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Are they really ok?

Did you know that an estimated that one in five Australians suffer from a mental health disorder? That is a quite large 20% or approximately 4.8 million Australians that are struggling with mental illness. With R U OK? Day occurring recently and the theme being ‘Are they really ok’, this article explores mental health, the signs, what you can do about it to support others and some practical ways of starting that tricky conversation.

Last week was R U OK? Day, which encourages, inspires and empowers everyone to meaningfully connect with the people around them and start a conversation that could change or even save a life. It’s a great message that should be applied not just today but everyday!

The R U OK? Day theme for 2021 was: Are they really OK?. The theme comes in response to R U OK’s national survey which found that a whopping two-thirds of people (63%) are not confident they know the signs that someone might be struggling, while 41% hadn’t asked someone if they were OK because they weren’t sure of the signs. This is a stark reminder that mental Health can be everyone’s responsibility, not just those that are struggling as a result of it.

So what exactly is mental health?   

Mental Health is essentially our emotional, psychological, and social well-being. It can affect how we think, feel, and act. Our mental health influences how we relate and interact with others, manage stressful situations and make choices and decisions.  Did you know that an estimated that one in five Australians suffer from a mental health disorder? That is a huge 20% or approximately 4.8 million Australians that are struggling with mental illness, with the most common being depression, anxiety and substance use disorder.

Mental health affects your mood, thinking and behaviour. There may be a diagnosis that goes along with this experience, such as depression anxiety, schizophrenia etc.  Experiencing mental health difficulties can make work, school, relationships and just daily living much harder.

Sometimes it’s hard to recognise for ourselves when our Mental Health is not at its best and that we need support. Someone meaningfully asking ‘R UOK?’ can make a difference. In 2018, an average of around 8 deaths per day by suicide were recorded, which Is more than two and a half times that of the national road toll in the same year. With the expectation that the impact of the COVID-19 will further increase these figures it is more important than ever to connect with the ones around us. Start the conversation- it could save a life.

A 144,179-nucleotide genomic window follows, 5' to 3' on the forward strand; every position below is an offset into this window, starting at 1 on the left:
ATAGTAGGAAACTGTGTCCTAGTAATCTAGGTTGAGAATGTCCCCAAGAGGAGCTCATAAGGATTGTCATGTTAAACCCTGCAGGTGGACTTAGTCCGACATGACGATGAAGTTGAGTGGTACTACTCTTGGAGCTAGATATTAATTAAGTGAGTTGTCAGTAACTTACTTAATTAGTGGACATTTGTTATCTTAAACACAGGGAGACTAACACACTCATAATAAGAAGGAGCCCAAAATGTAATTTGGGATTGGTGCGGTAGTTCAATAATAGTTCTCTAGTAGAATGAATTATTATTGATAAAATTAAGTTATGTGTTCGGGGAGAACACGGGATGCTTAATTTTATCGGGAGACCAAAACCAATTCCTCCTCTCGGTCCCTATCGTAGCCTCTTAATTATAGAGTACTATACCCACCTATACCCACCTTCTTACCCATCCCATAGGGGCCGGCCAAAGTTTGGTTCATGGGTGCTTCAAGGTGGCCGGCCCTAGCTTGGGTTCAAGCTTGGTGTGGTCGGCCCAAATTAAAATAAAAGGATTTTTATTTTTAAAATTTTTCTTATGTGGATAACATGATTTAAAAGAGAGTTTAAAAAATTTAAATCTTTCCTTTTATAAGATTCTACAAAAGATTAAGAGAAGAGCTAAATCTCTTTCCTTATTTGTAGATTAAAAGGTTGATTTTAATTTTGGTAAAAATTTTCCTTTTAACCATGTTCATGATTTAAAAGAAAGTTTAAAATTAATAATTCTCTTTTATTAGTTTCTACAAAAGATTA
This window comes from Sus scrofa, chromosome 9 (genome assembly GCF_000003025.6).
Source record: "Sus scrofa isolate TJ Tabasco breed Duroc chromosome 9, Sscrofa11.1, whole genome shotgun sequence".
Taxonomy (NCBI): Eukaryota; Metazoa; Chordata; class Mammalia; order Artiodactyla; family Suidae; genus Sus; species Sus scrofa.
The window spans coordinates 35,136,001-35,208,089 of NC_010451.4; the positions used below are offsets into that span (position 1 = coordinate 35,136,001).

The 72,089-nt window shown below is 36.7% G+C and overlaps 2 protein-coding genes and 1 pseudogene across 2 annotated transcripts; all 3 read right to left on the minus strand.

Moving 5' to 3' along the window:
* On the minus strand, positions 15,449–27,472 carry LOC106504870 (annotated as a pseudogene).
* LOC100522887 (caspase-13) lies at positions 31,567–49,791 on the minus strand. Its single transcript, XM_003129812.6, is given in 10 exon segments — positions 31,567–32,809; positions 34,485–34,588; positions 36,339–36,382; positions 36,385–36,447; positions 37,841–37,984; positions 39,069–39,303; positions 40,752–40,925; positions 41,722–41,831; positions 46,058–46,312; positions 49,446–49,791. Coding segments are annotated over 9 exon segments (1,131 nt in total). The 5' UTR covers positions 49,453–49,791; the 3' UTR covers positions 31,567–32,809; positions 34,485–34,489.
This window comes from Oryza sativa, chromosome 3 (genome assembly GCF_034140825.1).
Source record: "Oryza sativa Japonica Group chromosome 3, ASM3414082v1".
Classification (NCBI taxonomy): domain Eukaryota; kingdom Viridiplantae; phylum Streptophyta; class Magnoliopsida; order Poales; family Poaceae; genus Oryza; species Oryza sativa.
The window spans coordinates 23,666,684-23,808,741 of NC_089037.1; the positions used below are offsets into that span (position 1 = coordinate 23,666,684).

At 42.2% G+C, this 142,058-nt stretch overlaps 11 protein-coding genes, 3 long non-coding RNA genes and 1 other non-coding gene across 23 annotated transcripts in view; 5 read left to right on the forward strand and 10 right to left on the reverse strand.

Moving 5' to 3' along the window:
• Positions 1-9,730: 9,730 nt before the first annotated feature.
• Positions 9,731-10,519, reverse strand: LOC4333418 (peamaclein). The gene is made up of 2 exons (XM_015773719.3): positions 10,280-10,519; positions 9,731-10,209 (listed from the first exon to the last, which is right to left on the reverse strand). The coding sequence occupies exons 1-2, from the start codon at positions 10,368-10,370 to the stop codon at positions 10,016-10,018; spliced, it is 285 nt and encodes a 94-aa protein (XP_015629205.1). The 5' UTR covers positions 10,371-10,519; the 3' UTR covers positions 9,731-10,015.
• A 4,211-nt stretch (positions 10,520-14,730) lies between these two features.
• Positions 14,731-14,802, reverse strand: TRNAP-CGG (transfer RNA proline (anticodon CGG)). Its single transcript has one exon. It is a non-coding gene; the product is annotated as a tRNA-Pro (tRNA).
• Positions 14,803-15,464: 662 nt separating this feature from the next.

What causes mental health disorders?

There is no single cause for mental health disorders. They can be caused by a range of environmental and genetic factors. Experiencing mental heath illness is more common if you have a blood relative who also have a mental illness, and certain genes can increase your risk of developing mental health concerns. There are a range of environmental triggers that could also contribute such as alcohol and drugs, as well as adverse life experiences such as trauma or medical conditions.

What are the signs someone may be struggling with mental health problems?

So how can you tell if someone may be struggling with mental health concerns? There is no one size fits all when it comes to Mental Health. There is no easy checklist to tick off or answer to give. What we can do is be aware of changes in an individual. Some signs to be aware of are:

What are they saying?

Do they seem:

  • Illogical or confused
  • Withdrawn
  • Excessively worried about the future
  • Expressing hopelessness or worthlessness
  • Believing they are a burden
  • Overly Pessimistic

 What are they doing?

  • Isolating themselves
  • Lost of interest in hobbies
  • Disinterest in maintaining personal hygiene or appearance
  • Unable to concentrate
  • Behaving recklessly
  • Changing their sleep patterns
  • Poor diet
  • Abusing alcohol or drugs

What is going on in their life?

  • Relationship problems
  • The loss of a job
  • Recent death or suicide
  • Ongoing exposure to bullying behaviour
  • Physical illness

These things in isolation don’t necessarily mean that a person may be experiencing mental health problems, but they are flags that can indicate someone may need some support and give you confidence to ask R U OK?